According to a National Geographic article, Diwali and those who celebrate it are analogous to Christmas and Christians; Living Hinduisms by Nancy Auer Faulk additionally describes Diwali in New Delhi as “Christmas and the Fourth of July wrapped up in a single package.” For those unfamiliar with Diwali, this provides new insight into a significant event in Hindu culture that is recognized all over the world. Even in the U.S., a number of schools, groups and communities associated with Hinduism, and Indian organizations and businesses all become involved in this widely celebrated festival. In fact, even presidents and various politicians have voiced their warm sentiments towards those celebrating. Obama became the first president to light the traditional diyas (clay lamps) in 2009, making note of the festival by saying, “You celebrate life’s blessings – the triumph of knowledge over ignorance and good over evil. But Diwali is also a time for prayer and contemplation, to reflect on our obligations to help our fellow human beings, particularly the less fortunate.” (Hardikar “President Obama: Happy Diwali”) The widespread participation and observance of Diwali inspires deeper questioning into the origins and traditions of this celebrated festival.
The word Diwali originates from the Sanskrit word deepawali, where deep is translated to be light, while avali is translated to mean a row. Therefore, deepawali is translated to be a row of lights. According to the article “Diwali” featured on the National Geographic website, Indians light diyas outside of their homes to symbolize the light within that protects a person from spiritual darkness.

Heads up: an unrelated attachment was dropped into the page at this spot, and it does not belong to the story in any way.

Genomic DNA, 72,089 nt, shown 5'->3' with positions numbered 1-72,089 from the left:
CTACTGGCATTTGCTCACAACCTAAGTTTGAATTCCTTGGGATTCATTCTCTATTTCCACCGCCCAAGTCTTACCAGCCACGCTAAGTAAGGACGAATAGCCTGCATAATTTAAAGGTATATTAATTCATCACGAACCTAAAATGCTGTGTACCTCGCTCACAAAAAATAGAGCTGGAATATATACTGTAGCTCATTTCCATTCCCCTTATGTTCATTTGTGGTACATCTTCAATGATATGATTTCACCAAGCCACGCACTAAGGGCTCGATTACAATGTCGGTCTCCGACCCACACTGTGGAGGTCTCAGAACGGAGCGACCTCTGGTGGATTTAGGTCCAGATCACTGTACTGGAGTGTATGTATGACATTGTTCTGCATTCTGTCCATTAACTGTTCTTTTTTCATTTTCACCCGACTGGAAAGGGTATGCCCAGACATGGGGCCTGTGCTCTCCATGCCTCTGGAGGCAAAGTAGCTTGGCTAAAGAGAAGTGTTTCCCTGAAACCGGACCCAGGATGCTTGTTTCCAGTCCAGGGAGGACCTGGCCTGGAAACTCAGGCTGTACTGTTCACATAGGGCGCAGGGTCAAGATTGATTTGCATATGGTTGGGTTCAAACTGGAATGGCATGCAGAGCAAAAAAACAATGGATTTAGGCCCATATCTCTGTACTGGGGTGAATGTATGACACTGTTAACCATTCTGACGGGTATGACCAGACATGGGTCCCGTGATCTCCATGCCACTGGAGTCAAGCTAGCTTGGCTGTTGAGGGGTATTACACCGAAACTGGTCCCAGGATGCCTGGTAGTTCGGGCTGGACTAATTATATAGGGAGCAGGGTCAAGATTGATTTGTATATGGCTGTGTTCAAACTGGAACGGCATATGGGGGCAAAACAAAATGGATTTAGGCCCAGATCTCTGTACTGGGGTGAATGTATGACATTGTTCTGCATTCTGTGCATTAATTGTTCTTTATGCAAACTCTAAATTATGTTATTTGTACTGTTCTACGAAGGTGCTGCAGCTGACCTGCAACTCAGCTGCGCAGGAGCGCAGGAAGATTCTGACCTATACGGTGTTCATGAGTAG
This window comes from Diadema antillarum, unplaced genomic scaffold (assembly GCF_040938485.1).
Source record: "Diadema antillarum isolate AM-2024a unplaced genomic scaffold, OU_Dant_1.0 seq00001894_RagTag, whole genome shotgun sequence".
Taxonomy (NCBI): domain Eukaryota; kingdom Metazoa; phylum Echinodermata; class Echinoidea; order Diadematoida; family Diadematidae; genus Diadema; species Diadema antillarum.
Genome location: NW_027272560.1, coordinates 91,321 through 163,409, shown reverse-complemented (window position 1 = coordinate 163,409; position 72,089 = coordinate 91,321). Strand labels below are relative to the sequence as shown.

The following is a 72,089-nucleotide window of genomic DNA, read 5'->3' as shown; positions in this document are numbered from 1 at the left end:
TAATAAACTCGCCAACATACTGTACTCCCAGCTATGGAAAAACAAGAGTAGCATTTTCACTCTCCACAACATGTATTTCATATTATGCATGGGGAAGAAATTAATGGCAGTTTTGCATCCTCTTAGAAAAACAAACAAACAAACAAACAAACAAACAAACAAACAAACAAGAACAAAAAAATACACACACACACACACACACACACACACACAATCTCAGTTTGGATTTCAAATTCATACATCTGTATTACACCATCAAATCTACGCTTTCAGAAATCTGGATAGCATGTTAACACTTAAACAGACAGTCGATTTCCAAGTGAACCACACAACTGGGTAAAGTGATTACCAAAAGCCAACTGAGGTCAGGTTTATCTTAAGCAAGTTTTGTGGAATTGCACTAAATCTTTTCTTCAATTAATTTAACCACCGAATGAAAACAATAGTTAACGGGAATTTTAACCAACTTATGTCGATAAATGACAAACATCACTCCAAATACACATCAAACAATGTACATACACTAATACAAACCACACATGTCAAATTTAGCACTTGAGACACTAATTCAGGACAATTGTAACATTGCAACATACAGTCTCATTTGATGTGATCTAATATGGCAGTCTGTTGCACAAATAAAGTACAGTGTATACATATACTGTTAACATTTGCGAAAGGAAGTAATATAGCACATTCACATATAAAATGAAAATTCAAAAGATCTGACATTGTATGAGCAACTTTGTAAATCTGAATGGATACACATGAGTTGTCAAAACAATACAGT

Diwali’s five days of celebration vary from year to year as it is assigned a date according to the Hindu lunisolar calendar and the position of the moon. This year Diwali began on November 9th; the date usually falls around October or November.
It is believed that the Diwali festival was “first celebrated as a harvest festival with the significance of being the last harvest before winter.” (“Diwali – Festival of Lights”) Although there are various legends featuring different characters attributed as being the inspiration for the widely popular Diwali festival, they all share the common theme of the victory of good over evil and therefore light over darkness. There are three legends in particular that are found to be most common among those who celebrate.
The most well known legend accepted as the origin for the Diwali celebration is rooted in the great Hindu epic of Ramayana. In this legend, the king of Dasharatha exiles his son Rama, the prince of Ayodhya, to live in the forest for fourteen years. Rama accepts this, and along with his wife Sita and brother Lakshmana, goes to live in the wilderness. During this period, Sita is kidnapped by Ravana, the demon king of Lanka, and she is taken away to his kingdom. Rama fights and kills Ravana, rescues Sita, and returns to Ayodhya following his exile period of fourteen years. Upon his return, the people of Ayodhya are so overjoyed to hear of his return that they light their houses with diyas, light firecrackers, and litter the city with decorations. People who believe this particular legend as the origin for the festival of Diwali celebrate it as the homecoming of Lord Rama.